Physical Exercise For Brain Health
Healthy body, healthy mind. Regular physical exercise is not only important for your body’s health, it also helps your brain stay sharp. It can help boost brain function, reduce stress, improve memory, improve learning and mental performance, and prevent age-related neurodegenerative diseases. Exercise improves cognition and promotes a process known as neurogenesis, which is your brain’s ability to adapt and grow new brain cells, regardless of age. Physically active older people seem to be able to hold off memory loss, but only if they start exercising before symptoms occur.
There are many physical benefits that come with exercise, including weight maintenance, stronger muscles, lower blood pressure, preventing depression, lower odds of developing heart disease, stroke, and diabetes, or just helping you look better. But exercise also nourishes the body mentally and changes the brain in ways that protect memory and thinking skills.
Scientists have been linking physical exercise to brain health for many years. Compelling evidence shows that regular aerobic exercise, more than resistance training or balance and muscle toning exercises, helps build a brain that resists shrinkage and increases cognitive abilities.
- Clinton Wright at the University of Miami in Florida and his colleagues followed 876 people, starting at an average age of 71, for five years. At the end of a five-year period, the brains of non-exercisers look 10 years older than those who did moderate physical exercise.
- Researchers at the University of British Columbia found that regular aerobic exercise, the kind that gets your heart and your sweat glands pumping, appears to boost the size of the hippocampus, the brain area involved in verbal memory and learning. These results were published in the British Journal of Sports Medicine.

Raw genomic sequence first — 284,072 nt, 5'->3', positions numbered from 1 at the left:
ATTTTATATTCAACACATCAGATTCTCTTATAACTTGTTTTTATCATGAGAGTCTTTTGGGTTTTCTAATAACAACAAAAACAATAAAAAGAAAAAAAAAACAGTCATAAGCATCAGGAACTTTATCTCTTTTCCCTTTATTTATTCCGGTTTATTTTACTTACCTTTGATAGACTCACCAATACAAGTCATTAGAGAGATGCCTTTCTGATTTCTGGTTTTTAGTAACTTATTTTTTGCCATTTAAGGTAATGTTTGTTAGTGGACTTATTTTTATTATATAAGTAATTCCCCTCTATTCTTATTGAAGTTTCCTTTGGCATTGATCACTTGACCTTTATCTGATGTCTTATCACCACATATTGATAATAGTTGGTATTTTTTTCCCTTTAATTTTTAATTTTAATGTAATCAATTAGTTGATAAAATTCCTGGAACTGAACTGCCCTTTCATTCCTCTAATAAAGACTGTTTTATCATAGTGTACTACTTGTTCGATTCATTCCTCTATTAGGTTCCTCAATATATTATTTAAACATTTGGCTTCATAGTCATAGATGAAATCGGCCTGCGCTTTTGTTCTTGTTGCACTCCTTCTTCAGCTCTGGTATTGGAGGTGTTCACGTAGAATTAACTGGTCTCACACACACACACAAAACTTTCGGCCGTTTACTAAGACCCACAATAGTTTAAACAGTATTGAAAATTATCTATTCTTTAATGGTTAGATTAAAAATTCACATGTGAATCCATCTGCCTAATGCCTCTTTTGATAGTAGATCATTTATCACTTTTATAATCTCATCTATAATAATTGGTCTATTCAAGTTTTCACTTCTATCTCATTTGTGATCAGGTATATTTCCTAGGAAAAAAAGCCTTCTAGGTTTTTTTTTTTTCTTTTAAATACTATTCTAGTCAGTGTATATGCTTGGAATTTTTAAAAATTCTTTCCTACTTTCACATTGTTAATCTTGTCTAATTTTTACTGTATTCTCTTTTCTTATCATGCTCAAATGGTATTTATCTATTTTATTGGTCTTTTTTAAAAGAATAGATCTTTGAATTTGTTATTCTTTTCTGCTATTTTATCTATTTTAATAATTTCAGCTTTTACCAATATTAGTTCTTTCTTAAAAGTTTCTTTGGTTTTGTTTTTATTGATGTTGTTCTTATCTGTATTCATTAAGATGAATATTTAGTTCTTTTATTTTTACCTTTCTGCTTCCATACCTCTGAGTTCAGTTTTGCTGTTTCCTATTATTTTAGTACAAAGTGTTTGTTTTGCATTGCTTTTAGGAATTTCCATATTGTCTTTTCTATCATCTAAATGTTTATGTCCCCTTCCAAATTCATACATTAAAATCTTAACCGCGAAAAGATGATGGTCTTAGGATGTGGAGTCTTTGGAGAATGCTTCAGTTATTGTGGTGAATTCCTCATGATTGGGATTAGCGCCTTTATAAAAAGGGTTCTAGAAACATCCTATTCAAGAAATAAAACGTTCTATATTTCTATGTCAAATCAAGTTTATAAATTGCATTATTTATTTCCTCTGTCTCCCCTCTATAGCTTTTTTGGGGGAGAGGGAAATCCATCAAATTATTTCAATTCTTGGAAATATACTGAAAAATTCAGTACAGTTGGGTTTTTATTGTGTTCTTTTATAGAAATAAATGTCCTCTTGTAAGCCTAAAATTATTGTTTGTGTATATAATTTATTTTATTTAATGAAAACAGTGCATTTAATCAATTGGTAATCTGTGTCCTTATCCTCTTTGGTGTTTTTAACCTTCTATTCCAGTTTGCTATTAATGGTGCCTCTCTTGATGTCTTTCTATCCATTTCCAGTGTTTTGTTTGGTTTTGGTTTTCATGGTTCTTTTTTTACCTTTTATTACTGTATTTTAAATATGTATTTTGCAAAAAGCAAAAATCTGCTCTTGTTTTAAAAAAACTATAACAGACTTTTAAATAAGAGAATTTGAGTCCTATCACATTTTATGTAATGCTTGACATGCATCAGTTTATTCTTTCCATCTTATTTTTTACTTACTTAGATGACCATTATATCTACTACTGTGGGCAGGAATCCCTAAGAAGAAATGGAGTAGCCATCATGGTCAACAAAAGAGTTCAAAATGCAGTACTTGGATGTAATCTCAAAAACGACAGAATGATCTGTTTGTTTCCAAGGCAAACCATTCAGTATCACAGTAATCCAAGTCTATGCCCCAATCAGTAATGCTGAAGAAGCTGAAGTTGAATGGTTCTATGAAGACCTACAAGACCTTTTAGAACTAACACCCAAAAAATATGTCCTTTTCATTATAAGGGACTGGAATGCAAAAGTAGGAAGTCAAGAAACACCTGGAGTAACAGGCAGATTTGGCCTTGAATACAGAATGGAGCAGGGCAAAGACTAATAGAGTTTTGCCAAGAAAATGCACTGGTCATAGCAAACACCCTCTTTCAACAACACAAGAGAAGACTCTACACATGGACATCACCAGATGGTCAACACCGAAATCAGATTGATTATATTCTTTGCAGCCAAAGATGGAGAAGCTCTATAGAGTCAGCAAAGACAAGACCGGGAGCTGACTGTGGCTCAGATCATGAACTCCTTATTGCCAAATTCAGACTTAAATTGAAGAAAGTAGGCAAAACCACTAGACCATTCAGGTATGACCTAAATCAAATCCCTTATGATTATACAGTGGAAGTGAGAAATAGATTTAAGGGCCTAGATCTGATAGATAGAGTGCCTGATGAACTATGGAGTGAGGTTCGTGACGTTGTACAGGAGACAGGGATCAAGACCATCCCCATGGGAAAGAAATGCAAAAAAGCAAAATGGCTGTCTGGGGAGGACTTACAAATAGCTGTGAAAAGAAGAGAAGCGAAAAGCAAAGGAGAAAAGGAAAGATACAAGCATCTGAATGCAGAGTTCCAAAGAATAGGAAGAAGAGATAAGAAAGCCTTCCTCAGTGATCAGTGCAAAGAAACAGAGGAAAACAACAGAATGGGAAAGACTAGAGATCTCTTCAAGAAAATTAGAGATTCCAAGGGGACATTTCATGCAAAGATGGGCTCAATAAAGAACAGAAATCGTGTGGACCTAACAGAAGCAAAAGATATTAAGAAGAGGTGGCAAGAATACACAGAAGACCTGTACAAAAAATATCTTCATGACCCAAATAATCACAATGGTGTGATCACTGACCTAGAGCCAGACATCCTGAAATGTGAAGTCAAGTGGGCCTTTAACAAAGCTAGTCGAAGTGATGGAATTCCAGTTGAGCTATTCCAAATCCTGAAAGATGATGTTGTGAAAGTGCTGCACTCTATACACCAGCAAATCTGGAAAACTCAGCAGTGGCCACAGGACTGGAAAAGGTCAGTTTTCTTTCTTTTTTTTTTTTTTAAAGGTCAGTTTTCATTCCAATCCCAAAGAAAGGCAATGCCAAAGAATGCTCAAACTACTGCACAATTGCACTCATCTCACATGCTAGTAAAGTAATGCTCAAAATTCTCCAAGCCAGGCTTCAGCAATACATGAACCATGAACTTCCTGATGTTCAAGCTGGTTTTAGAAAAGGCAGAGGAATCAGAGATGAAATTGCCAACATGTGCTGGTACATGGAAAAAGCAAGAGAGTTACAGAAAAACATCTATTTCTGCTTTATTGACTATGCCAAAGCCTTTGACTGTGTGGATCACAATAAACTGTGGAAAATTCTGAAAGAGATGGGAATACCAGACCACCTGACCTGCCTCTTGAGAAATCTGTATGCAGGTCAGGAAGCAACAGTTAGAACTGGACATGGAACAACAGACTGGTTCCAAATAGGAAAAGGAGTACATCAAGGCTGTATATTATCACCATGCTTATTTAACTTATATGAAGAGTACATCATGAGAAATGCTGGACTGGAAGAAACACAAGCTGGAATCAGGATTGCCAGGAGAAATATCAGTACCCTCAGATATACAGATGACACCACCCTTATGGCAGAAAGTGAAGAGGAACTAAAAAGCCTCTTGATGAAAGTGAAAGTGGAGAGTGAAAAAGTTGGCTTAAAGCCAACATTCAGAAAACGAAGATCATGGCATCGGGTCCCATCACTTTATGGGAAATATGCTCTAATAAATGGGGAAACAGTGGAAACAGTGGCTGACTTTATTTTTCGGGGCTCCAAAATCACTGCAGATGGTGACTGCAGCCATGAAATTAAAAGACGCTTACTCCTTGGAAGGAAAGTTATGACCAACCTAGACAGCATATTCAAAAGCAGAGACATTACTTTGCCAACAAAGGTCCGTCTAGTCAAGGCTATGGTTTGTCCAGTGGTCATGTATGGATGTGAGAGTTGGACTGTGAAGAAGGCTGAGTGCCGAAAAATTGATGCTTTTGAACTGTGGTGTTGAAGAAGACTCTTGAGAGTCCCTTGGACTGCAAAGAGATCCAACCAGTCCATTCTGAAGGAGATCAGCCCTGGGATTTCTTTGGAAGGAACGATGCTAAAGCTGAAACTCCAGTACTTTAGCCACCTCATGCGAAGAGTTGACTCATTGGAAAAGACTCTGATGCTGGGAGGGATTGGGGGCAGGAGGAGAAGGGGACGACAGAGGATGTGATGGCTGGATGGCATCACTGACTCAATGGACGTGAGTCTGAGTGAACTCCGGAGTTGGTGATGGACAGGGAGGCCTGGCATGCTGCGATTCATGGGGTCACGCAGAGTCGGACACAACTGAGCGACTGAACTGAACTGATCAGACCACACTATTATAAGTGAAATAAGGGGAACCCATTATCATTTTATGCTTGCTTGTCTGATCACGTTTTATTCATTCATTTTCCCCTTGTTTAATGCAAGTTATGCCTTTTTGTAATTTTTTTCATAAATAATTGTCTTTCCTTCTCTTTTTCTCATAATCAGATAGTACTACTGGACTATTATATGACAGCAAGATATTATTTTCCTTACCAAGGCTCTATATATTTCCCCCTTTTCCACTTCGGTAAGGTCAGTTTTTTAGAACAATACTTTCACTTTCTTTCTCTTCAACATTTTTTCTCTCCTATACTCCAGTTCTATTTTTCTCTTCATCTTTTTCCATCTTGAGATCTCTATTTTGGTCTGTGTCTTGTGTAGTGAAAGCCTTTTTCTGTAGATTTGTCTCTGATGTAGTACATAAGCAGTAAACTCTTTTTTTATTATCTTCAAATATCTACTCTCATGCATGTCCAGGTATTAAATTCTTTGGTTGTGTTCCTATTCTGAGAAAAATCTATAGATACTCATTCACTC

- According to a study done by the Department of Exercise Science at the University of Georgia, even briefly exercising for 20 minutes helps improve information processing and memory functions.
Physical exercise improves mood and sleep, and reduces stress and anxiety
Physical activity helps boost blood flow throughout the body, including the brain. Physical exercise stimulates the brain plasticity by stimulating growth of new connections between cells in the parts of the brain that control thinking and memory – the prefrontal cortex and medial temporal cortex. Aerobic training has been found to increase connectivity in the temporal lobe in a year, in a group of college-aged young adults, by simply walking. While a more vigorous intensity aerobic exercise, like running for 30 minutes, led to faster reaction times and vocabulary learning. Women who were aged 65 and over were less likely to develop cognitive decline if they were physically active. Recent research from UCLA demonstrated that exercise increased growth factors in the brain, making it easier for the brain to grow new neuronal connections. “Even more exciting is the finding that engaging in a program of regular exercise of moderate intensity over six months or a year is associated with an increase in the volume of selected brain regions,” says Dr. Scott McGinnis, a neurologist at Brigham and Women’s Hospital and an instructor in neurology at Harvard Medical School.
Aerobic exercise increases heart rate, which pumps more oxygen to the brain. It also aids the body’s release of a vast array of hormones, all of which participate in aiding and providing a nourishing environment for the growth of brain cells. This benefits the brain in ways from improving learning and mental performance to preventing dementia, Alzheimer’s, and brain aging. This is critical because researchers say one new case of dementia is detected every four seconds globally. They estimate that by the year 2050, more than 115 million people will have dementia worldwide.
From a behavioral perspective, the same antidepressant-like effects associated with “runner’s high” is associated with a drop in stress hormones. A study from Stockholm showed that the antidepressant effect of running was also associated with more cell growth in the hippocampus, an area of the brain responsible for learning and memory. Indirectly, physical exercise improves mood and sleep, and reduces stress and anxiety. Problems in these areas frequently cause or contribute to cognitive impairment.
The Centers for Disease Control and Prevention recommends adults get at least two and a half hours of moderate cardio and two days of muscle strengthening every week. Regardless of age or fitness level, research has shown regular exercise does yield mental health benefits.
So, start exercising!